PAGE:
Remembering Windows on the World

When the horrific memories of the World Trade Center attack sometimes threaten to crowd out everything else, especially on the anniversary of 9/11, I call up a different, comforting memory shared by perhaps only several hundred people in the world:  sunrise from Windows on the World, on north tower’s 107th floor.

In the mid-’80s, I was a waiter at the Hors d’Oeuvrerie, the lounge and international café of Windows on the World, where women and men from around the globe came for perhaps a bit of then-unheard-of sashimi, after-dinner dessert, and dancing, or the glittering, quarter-of-a-mile-high views of New York, New Jersey, and Connecticut.

Everyone from heads of state to rock stars to Broadway royalty visited the Hors d’Oeuvrerie on their way to or from Windows on the World’s main dining room, which faced uptown. Elegance and pedigree abounded, even among the staff: Waitresses wore satin sarongs and waiters bowed almost imperceptibly when greeting guests. The tall, silent piano player was rumored to be a protégé of Leonard Bernstein.

During the day, though, the Hors d’Oeuvrerie was a private club, a place to conduct business lunches and the newly popular power breakfasts. When a waiter made it through the gantlet of personnel interviews, he was handed a white, naval-style jacket—his day wear—and a schedule that included at least one breakfast shift a week.

Working dinner the night before a breakfast shift usually meant my head barely hit the pillow before I had to be up and at the restaurant by 5:30 a.m. Never a caffeine addict, I nonetheless needed a way to wake up, so I’d stumble to the dessert case and cut a generous slice of dacquoise, a delicate cake of hazelnut meringue layers with coffee buttercream filling. The dacquoise, which was made the day before, was best then; the crunchy meringue had softened into a slightly chewy nougat because of the filling. I’d install myself at one of the east-facing tables, and with my feet up and my fussy uniform falling open like a bathrobe, I’d watch and wait. My reflection would fade while the sky turned from black to gun-metal gray to a luminous mauve as if the world had just discovered Technicolor. On the clearest of mornings, I could see almost 90 miles, or so the bartender would always tell me.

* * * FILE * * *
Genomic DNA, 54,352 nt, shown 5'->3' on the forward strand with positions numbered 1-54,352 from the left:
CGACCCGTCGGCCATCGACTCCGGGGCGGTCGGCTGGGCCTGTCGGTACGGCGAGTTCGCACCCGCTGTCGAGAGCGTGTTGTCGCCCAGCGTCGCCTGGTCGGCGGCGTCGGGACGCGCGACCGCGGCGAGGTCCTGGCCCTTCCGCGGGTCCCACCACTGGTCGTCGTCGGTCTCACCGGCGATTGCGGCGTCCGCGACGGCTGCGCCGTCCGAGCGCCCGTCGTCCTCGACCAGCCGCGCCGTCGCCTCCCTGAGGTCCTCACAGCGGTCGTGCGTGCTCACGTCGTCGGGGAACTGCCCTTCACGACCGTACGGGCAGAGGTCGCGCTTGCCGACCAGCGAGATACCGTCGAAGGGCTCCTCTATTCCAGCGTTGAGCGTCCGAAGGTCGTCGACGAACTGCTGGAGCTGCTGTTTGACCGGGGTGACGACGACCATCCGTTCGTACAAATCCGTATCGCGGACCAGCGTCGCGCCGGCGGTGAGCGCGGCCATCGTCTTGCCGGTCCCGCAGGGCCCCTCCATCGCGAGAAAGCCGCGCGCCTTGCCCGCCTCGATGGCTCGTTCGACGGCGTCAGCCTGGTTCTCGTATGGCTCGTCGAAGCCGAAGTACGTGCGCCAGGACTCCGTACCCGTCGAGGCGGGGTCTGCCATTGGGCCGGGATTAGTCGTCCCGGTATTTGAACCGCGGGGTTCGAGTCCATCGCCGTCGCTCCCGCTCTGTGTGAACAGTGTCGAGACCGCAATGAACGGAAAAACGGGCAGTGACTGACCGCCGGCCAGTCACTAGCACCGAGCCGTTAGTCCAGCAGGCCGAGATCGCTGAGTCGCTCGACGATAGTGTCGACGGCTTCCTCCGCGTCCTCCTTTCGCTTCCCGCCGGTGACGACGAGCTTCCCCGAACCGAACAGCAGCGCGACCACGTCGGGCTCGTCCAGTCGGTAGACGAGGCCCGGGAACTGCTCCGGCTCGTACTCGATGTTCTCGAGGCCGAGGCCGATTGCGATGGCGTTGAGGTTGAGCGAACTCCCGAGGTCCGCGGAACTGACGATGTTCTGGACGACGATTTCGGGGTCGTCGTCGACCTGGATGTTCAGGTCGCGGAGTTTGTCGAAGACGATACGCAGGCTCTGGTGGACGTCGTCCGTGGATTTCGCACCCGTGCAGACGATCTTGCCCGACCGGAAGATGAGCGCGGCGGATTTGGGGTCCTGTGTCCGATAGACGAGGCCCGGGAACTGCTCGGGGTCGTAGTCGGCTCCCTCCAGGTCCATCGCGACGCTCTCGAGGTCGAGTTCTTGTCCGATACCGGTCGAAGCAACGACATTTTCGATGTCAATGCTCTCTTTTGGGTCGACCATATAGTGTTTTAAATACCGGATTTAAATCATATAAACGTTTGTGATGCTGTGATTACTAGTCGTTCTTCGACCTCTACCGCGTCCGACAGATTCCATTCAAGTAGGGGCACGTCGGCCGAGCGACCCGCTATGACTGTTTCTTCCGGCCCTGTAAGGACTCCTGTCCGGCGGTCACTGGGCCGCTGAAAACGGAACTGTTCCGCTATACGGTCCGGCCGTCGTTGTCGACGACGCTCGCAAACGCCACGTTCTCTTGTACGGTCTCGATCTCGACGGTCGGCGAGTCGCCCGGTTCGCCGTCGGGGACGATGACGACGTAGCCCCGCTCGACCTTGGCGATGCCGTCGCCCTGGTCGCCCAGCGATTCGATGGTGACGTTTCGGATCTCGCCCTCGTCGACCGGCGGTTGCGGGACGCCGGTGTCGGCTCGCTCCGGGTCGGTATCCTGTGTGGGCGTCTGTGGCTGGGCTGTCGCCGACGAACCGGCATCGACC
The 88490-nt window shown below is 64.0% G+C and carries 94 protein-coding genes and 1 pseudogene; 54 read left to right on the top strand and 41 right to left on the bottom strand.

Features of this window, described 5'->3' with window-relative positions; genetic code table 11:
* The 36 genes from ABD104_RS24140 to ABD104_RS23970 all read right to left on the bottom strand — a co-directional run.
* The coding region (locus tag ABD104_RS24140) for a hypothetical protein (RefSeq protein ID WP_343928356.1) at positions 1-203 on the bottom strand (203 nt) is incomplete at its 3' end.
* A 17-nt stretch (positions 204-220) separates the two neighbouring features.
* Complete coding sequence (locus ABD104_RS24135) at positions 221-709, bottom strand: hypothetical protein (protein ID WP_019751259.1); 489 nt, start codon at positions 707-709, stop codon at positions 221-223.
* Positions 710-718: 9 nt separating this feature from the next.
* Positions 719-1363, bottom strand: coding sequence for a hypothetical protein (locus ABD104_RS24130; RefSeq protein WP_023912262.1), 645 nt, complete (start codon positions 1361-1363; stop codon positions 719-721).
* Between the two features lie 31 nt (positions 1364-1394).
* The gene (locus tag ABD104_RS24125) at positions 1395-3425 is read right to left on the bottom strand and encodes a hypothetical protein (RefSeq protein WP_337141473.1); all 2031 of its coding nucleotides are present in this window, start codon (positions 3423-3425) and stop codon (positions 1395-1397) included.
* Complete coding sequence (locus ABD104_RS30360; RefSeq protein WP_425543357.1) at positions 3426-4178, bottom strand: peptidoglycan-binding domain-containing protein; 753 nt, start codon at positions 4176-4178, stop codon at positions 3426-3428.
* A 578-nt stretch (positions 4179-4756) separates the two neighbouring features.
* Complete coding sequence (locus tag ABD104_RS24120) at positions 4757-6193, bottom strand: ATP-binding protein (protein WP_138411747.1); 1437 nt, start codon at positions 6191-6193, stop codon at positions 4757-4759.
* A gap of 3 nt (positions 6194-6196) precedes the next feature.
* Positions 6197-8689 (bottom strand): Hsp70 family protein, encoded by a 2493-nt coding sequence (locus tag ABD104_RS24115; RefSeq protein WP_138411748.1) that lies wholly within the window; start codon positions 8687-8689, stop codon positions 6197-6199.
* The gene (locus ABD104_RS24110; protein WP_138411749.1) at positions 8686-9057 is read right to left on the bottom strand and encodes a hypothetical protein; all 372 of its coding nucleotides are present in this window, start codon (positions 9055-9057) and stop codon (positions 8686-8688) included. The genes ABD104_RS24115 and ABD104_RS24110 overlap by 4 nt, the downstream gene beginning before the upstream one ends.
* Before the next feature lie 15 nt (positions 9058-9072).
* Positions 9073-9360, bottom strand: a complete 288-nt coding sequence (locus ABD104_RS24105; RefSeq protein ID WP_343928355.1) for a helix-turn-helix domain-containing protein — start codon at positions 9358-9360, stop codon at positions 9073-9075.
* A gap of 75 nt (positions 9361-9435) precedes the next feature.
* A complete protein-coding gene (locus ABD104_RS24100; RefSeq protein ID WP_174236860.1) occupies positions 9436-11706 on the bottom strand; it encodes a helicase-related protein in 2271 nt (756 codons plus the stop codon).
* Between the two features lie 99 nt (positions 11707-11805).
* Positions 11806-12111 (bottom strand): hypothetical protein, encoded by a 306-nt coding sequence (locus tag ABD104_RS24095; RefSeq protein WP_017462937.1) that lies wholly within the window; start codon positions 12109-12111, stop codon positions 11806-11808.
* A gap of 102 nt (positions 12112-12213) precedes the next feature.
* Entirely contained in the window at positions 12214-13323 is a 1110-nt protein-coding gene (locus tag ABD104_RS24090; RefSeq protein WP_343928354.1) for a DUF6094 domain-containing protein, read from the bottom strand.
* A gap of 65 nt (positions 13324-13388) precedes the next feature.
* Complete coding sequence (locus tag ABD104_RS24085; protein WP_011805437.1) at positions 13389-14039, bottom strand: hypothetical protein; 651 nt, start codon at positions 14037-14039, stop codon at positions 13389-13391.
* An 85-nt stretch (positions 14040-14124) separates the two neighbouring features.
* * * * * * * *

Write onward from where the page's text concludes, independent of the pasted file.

When I’m in downtown Manhattan these days, I look up and try to remember exactly where in the sky I entertained guests, patiently pointing out landmarks and boroughs, and where I never tired of those sunrise views. And how a day could begin so sweetly.

About David Leite

I count myself lucky to have received three James Beard Awards for my writing as well as for Leite’s Culinaria. My work has also appeared in The New York Times, Martha Stewart Living, Saveur, Bon Appétit, Gourmet, Food & Wine, Yankee, Los Angeles Times, Chicago Tribune, The Washington Post, and more.

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  1. Such a poignant read, David.

    I live in South Africa but have a WTC memory that we often talk about. We visited the viewing area of the WTC in December 1997 and spent a number of hours up there in awe of the buildings and the view. While we were sitting chatting and enjoying the view north, a red helium balloon came floating up. Both my husband and I turned to each other and simultaneously, “Remember the red balloon”. Who knew that that would be ingrained in our memories for the rest of our lives! Still get tears in my eyes whenever I think about it.

    1. What a wonderful memory, Jill. Such powerful imagery. It’s almost like a scene from a film!

  2. Thank you David! As a former New Yorker (if there is such a thing) as the anniversary of that horrific day in September, I think back of the many resplendent moments that I’ve spent on top of the world (aka) Windows on the World Restaurant. Growing up in New York, back in the 1960’s, I was lucky enough to know New York like the back of my hand. While I was attending NYU, my future husband at that time was a sub-contractor for Tishman Realty & Construction Company and working on that engineering wonder of the modern world. Years passed and we moved south, but since we still had families in New York, Windows on the World Restaurant/Cellar in the Sky was a MUST whenever we visited “The City”…anniversaries, birthdays, weddings, engagements, memorials or just plain dinners it was always there. It was my mothers favorite restaurant to celebrate her birthday, so when December rolled around, you would find me at top of the world…no better place to be. I remember one raining December night as it pour on the street it was snowing up where we were. To this day it has to be one of the MOST memorable night.

    1. Sandy, it sounds like you have wonderful memories of WOW! Speaking of Tishman, our dear friends bought the Tishman home, which was built in the 70s. Rumor has it some of the materials earmarked for the World Trade Center went into the home!